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Sun Exposure and Skin Health
Public health campaigns that advocate total protection from UV rays overlook the crucial role that solar-derived vitamin D3 plays in overall health and in protecting skin from sun damage. Chronic sun exposure is a risk factor for both squamous cell carcinoma (SCC) and basal cell carcinoma (BCC). Although short-term intense UV exposure (sunburn), particularly during childhood, has been linked to malignant melanoma (MM) in epidemiology studies, chronic sun exposure has not. In fact, several studies indicate that chronic exposure that does not produce sunburn may protect against MM, according to Jörg Reichrath and Sandra Reichrath. They suggest that skin-produced D3 "may represent an evolutionary highly conserved feedback mechanism that protects the skin from the hazardous effects of solar UV-radiation." In vitro and in vivostudies support vitamin D's protective effect.
Vitamin D has been primarily associated with bone formation, but it also regulates numerous cellular functions, including cell growth and differentiation. Vitamin D receptors and the main enzyme needed to convert 25(OH)D to biologically active 1,25(OH)2D are found in tissues throughout the body. Without sufficient sun exposure, vitamin D deficiency results. Vitamin D deficiency is associated with increased risk or poor prognosis for several diseases including skin, colon, prostate and breast cancers; autoimmune disease; infectious disease; and cardiovascular disease.
"The important take home message for dermatologists and other clinicians is that health campaigns promoting strict sun protection procedures to prevent skin cancer may increase the severe health risk of vitamin D-deficiency," state the authors.
The Vitamin D Foundation recommends moderate, frequent sun exposure: "Large amounts of vitamin D3 (cholecalciferol) are made in your skin when you expose all of your body to summer sun. This happens very quickly: around half the time it takes for your skin to turn pink and begin to burn." People with very light skin need only 15 minutes of exposure, while those with darker skin may need a few hours to make a good supply of the vitamin. Dark skin contains more melanin that blocks UVB needed for D3 production.
Public health agencies usually advise people to avoid midday summer sun. The Vitamin D Foundation, however, points out that the earth's atmosphere blocks UVB rays early and late in the day and during most of the winter. Exposing as much skin as possible to sun for short periods near midday is the most effective way to increase D3. "A good rule of thumb is if your shadow is longer than you are tall, you're not making much vitamin D," according to the group's website. To avoid overexposure, the Vitamin D Foundation recommends covering up with clothing or staying in the shade. Studies investigating sunscreen's ability to prevent skin cancers have had mixed results.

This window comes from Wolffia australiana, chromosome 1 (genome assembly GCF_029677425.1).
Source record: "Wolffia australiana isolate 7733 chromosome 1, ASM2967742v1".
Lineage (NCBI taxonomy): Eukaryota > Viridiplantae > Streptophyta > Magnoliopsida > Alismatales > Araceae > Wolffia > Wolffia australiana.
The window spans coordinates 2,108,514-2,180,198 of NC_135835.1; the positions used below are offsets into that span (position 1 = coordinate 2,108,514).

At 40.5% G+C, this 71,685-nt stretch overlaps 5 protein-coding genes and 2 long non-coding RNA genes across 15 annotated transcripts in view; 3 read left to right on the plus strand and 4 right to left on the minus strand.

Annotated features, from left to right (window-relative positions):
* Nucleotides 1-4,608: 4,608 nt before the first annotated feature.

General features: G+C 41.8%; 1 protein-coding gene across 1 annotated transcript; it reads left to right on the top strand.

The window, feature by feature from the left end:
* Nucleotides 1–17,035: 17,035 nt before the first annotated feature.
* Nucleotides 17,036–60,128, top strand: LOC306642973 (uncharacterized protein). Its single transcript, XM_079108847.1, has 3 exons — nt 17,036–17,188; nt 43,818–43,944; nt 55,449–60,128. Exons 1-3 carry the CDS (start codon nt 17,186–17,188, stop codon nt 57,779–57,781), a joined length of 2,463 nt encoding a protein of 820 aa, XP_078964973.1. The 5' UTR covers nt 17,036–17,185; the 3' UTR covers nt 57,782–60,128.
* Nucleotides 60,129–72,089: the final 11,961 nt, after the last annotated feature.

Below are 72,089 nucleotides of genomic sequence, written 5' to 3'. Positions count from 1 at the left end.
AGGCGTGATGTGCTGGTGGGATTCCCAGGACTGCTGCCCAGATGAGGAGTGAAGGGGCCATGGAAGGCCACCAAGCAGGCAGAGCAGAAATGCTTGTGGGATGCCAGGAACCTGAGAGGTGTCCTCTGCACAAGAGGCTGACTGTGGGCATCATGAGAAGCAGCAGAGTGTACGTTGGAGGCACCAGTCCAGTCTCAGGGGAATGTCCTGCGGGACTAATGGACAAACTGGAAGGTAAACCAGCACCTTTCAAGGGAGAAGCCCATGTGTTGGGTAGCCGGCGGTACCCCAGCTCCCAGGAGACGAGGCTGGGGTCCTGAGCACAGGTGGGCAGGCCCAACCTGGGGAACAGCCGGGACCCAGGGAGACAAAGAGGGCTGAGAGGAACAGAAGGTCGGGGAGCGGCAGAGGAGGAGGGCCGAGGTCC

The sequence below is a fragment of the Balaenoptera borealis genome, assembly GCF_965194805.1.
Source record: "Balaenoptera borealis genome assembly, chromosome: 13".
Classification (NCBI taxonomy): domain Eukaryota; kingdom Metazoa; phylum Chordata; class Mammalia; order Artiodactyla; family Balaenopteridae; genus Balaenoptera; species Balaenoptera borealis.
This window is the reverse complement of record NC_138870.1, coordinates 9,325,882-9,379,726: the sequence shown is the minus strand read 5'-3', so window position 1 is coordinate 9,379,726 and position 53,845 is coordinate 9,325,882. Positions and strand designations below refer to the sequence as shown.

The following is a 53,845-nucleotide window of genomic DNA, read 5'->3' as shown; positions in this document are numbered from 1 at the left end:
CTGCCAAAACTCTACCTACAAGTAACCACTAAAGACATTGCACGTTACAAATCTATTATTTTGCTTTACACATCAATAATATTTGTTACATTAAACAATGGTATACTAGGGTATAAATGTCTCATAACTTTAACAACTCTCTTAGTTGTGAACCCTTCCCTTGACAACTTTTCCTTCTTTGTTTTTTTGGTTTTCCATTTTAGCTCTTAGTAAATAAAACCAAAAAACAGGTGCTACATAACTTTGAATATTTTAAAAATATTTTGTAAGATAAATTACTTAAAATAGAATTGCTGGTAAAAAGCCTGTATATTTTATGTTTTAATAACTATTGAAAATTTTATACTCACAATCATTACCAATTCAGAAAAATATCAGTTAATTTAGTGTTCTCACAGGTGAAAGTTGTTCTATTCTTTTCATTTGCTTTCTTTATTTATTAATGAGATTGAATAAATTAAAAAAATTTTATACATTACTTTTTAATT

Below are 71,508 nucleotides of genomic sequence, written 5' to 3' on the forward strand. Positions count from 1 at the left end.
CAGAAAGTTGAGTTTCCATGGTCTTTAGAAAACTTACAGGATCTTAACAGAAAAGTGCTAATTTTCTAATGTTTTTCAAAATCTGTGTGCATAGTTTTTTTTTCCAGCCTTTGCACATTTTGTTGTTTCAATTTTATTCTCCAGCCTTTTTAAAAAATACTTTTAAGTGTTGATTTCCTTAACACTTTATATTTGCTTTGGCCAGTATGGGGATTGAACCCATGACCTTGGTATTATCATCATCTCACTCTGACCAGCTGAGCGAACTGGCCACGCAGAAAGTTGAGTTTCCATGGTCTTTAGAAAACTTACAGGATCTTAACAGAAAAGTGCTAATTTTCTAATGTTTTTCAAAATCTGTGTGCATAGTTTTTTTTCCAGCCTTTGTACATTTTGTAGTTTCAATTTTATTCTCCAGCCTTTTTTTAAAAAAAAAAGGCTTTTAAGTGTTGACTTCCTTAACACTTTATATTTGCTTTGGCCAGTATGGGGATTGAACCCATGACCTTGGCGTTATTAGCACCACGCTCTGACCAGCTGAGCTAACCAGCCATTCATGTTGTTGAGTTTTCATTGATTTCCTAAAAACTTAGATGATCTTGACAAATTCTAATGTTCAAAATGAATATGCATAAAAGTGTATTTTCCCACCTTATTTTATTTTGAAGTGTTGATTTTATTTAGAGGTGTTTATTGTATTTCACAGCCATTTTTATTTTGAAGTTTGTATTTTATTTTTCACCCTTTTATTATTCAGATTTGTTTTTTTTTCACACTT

Reichrath J, Reichrath S. Hope and challenge: the importance of ultraviolet (UV) radiation for cutaneous Vitamin D synthesis and skin cancer. Scand J Clin Lab Invest. 2012;72(Suppl 243):112–119. Available at EBSCO. Accessed April 24, 2015.
How do I get the vitamin D my body needs? [online article]. Vitamin D Foundation. www.vitamindcouncil.org/about-vitamin-d/how-do-i-get-the-vitamin-d-my-body-needs/#. Accessed April 24, 2015.
Tea Tree Oil in Dermatology
Topical application of tea tree oil (TTO), the steam-distilled essential oil derived from the Australian shrub Melaleuca alternifolia, is an effective treatment for many skin disorders. The oil contains terpinen-4-ol, a powerful antimicrobial and anti-inflammatory agent. TTO also has antioxidant and antitumor effects. A 2013 literature review, conducted by Nader Pazyar, MD, and colleagues, discusses in vitro, in vivo,and clinical research that supports TTO's use for dermatologic conditions.
The review is the first to summarize TTO's possible applications for dermatology. TTO has antiviral, antifungal, antiprotozoal, and antibacterial activity, according to the review. A 10% concentration of TTO showed results against S. aureus comparable to topical mupirocin. TTO is an "efficient" treatment for hand warts caused by human papillomavirus. Fungal infections of the nails, athlete's foot, and seborrheic dermatitis improve with topical TTO. A combination of TTO and lavender oil was highly effective for killing head lice, according to a 2010 study by Barker and Altman. In addition to having antimicrobial activity, a topical 10% TTO-dimethyl sulfoxide (DMSO) formula significantly slowed subcutaneous melanoma growth in mice. The authors say, "In conditions for which TTO treatment is of benefit, further research is necessary to establish guidelines for its application, preparations, and therapeutic indices."